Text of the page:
The UK economy shrank 20.4 percent between April and June compared with the first three months of 2020, it was announced today. The statistics follow a plunge in household spending, after businesses were ordered to close in order to try to slow the spread of coronavirus.
In light of the news, John Westwood, Group Managing Director at Blacktower Financial Management Group has suggested some top tips on how members of the public may be able to “recession proof” their finances.
Among them was a warning when it comes to savings.
Safety proof your savings
“It’s important to ensure your savings are protected by [the] Financial Services Compensation Scheme (FSCS) – this will cover your savings up to £85,000,” he said.
Stop using your credit card
Another word of warning was issued, this time with regards to credit card debt.
“Now is the time to stop spending on your credit card bill and clear any debts you may have,” said Mr Westwood.
“If you’re paying any interest on your credit card, switch to a zero percent balance card, this will give you in some instances 30 months to pay off debts without any interest.”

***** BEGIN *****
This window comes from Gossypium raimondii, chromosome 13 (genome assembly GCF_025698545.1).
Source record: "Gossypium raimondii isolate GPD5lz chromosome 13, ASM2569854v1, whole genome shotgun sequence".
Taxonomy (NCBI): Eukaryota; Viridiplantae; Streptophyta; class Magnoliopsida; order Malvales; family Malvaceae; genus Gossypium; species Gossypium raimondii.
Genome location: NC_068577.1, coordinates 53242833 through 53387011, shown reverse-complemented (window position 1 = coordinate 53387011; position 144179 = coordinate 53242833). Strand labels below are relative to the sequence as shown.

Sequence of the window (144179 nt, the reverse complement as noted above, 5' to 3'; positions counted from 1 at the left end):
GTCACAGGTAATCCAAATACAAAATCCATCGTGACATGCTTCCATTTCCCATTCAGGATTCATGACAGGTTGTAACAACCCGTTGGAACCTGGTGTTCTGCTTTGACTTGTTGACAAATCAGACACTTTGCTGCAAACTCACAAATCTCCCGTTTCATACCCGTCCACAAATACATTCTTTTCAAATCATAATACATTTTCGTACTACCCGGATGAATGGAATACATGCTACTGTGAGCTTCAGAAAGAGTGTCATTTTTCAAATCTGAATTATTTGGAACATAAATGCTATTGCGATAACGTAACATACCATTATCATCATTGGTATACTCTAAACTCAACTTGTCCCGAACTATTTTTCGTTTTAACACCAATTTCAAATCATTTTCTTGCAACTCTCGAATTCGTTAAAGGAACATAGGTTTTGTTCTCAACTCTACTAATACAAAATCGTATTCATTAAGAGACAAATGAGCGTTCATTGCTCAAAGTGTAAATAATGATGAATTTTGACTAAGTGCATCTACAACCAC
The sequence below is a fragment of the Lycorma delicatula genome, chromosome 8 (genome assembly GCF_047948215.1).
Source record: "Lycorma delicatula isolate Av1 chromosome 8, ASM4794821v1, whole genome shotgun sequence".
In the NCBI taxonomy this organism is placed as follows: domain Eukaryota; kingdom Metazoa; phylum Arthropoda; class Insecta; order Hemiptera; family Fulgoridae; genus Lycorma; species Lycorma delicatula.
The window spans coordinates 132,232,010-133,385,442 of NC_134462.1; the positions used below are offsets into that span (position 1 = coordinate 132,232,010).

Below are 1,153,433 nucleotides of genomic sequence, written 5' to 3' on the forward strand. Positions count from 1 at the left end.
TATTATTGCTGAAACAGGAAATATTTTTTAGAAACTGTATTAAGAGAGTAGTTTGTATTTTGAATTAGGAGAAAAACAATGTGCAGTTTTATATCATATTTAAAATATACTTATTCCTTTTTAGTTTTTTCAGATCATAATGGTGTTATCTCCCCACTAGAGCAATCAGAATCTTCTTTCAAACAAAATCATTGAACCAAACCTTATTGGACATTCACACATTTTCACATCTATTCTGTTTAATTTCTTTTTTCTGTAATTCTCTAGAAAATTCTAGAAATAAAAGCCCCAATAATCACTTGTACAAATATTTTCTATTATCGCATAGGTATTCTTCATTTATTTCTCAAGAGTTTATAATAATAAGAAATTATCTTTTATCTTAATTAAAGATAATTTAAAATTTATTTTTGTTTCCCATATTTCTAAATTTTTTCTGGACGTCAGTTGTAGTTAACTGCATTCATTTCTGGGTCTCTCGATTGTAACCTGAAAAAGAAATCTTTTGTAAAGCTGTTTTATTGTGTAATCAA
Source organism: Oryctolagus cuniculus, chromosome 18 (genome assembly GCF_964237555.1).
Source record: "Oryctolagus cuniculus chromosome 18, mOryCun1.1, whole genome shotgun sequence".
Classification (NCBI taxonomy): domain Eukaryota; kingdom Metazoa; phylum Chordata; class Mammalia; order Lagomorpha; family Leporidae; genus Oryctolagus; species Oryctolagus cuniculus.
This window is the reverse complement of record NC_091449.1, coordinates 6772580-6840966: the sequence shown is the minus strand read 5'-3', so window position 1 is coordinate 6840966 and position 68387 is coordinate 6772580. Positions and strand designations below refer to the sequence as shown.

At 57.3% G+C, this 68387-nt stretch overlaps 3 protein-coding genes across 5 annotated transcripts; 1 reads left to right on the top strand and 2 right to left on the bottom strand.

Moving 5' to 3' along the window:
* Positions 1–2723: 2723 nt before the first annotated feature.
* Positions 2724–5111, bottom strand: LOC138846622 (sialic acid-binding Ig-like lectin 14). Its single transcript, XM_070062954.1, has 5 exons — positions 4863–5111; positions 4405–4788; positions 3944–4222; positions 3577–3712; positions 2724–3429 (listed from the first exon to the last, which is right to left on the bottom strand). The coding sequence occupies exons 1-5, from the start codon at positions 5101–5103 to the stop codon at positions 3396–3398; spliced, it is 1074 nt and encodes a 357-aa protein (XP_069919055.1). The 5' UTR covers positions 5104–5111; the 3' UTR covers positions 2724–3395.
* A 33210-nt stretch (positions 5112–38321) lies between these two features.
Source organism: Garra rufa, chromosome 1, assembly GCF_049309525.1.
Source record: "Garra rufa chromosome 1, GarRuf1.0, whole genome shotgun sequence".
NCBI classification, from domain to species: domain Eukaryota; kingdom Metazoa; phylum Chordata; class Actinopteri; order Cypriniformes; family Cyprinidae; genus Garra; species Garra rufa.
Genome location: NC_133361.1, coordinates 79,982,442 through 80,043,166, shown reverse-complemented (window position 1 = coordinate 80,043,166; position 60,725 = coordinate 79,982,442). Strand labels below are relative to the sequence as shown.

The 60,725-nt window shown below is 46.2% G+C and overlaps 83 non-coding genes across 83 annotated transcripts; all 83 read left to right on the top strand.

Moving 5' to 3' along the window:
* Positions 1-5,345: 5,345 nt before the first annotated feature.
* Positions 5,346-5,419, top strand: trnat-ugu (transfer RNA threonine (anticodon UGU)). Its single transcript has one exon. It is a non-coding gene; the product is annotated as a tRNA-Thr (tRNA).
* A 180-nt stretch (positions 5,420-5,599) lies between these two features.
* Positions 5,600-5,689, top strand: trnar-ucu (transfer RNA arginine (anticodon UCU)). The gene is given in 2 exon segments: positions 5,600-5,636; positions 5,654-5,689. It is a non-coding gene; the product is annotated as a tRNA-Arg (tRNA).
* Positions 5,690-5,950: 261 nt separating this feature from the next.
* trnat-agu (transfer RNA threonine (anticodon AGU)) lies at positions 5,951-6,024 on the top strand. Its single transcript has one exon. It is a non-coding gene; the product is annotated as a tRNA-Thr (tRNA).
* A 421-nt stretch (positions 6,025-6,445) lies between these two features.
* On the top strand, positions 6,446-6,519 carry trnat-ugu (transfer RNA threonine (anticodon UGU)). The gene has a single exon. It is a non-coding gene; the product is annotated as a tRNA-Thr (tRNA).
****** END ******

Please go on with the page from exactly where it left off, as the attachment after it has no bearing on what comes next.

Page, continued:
Build an emergency cash stash
“It’s important to build up a rainy day fund that you can fall into if you face any unexpected costs.
“We advise to build up an emergency fund that’s at least three months of your outgoings, so add up your bills and essentials to work out how much you will roughly need.”
Despite the UK officially entering a recession, the Office for National Statistics has said the economy bounced back in June as the government restrictions began to ease in parts of the UK.
On a month-on-month basis, the economy grew by 8.7 percent in June, following growth of 1.8 percent in May.
It’s something which Azad Zangana, Economist at Schroders, has pointed out.
“Headlines will focus on the record fall in GDP for the second quarter, as the economy contracted by 20.4 percent,” he said.
“It follows a smaller contraction in the first quarter and therefore confirms the recession all had expected as the economy struggles to cope with the coronavirus pandemic.
“However, within the quarterly figures are clear signs of a rebound.
“The latest official figures show the economy grew by a record 8.7 percent in June compared to May, meaning that the level of GDP is now 17.1 percent below its previous peak, compared to 25.5 percent back in April.
“Therefore, the recession is likely to have already ended and a strong rebound – potentially even double digit growth – is expected for the third quarter.”